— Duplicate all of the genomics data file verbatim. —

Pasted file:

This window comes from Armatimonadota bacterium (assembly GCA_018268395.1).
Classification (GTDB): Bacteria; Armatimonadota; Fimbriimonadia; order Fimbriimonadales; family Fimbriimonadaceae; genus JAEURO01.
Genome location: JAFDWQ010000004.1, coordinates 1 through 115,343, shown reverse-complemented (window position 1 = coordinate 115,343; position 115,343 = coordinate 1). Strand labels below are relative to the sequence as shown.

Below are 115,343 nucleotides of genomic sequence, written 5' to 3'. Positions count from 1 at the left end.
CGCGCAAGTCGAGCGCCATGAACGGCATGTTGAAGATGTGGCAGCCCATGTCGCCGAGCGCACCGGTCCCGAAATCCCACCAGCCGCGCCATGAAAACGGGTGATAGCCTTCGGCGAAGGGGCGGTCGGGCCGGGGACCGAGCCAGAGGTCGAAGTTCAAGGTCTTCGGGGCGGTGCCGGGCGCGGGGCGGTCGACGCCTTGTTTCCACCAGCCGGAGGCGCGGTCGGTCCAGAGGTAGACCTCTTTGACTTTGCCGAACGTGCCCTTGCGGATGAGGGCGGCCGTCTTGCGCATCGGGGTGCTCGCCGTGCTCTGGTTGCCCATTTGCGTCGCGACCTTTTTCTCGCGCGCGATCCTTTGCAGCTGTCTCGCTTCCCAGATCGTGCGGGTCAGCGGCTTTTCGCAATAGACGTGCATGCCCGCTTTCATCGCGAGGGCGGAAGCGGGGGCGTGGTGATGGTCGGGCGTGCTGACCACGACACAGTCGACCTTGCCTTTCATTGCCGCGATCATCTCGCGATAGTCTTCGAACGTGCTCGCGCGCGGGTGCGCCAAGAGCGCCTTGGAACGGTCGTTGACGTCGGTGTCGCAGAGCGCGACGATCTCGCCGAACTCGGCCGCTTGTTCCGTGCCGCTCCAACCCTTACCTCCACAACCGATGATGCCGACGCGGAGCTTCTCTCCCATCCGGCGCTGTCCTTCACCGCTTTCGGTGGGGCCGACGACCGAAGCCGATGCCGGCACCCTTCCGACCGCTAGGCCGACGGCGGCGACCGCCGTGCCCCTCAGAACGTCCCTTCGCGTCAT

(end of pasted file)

This window comes from Armatimonadota bacterium (assembly GCA_018268395.1).
Classification (GTDB): Bacteria; Armatimonadota; Fimbriimonadia; order Fimbriimonadales; family Fimbriimonadaceae; genus JAEURO01.
Genome location: JAFDWQ010000004.1, coordinates 1 through 115,343, shown reverse-complemented (window position 1 = coordinate 115,343; position 115,343 = coordinate 1). Strand labels below are relative to the sequence as shown.

Below are 115,343 nucleotides of genomic sequence, written 5' to 3'. Positions count from 1 at the left end.
CGCGCAAGTCGAGCGCCATGAACGGCATGTTGAAGATGTGGCAGCCCATGTCGCCGAGCGCACCGGTCCCGAAATCCCACCAGCCGCGCCATGAAAACGGGTGATAGCCTTCGGCGAAGGGGCGGTCGGGCCGGGGACCGAGCCAGAGGTCGAAGTTCAAGGTCTTCGGGGCGGTGCCGGGCGCGGGGCGGTCGACGCCTTGTTTCCACCAGCCGGAGGCGCGGTCGGTCCAGAGGTAGACCTCTTTGACTTTGCCGAACGTGCCCTTGCGGATGAGGGCGGCCGTCTTGCGCATCGGGGTGCTCGCCGTGCTCTGGTTGCCCATTTGCGTCGCGACCTTTTTCTCGCGCGCGATCCTTTGCAGCTGTCTCGCTTCCCAGATCGTGCGGGTCAGCGGCTTTTCGCAATAGACGTGCATGCCCGCTTTCATCGCGAGGGCGGAAGCGGGGGCGTGGTGATGGTCGGGCGTGCTGACCACGACACAGTCGACCTTGCCTTTCATTGCCGCGATCATCTCGCGATAGTCTTCGAACGTGCTCGCGCGCGGGTGCGCCAAGAGCGCCTTGGAACGGTCGTTGACGTCGGTGTCGCAGAGCGCGACGATCTCGCCGAACTCGGCCGCTTGTTCCGTGCCGCTCCAACCCTTACCTCCACAACCGATGATGCCGACGCGGAGCTTCTCTCCCATCCGGCGCTGTCCTTCACCGCTTTCGGTGGGGCCGACGACCGAAGCCGATGCCGGCACCCTTCCGACCGCTAGGCCGACGGCGGCGACCGCCGTGCCCCTCAGAACGTCCCTTCGCGTCAT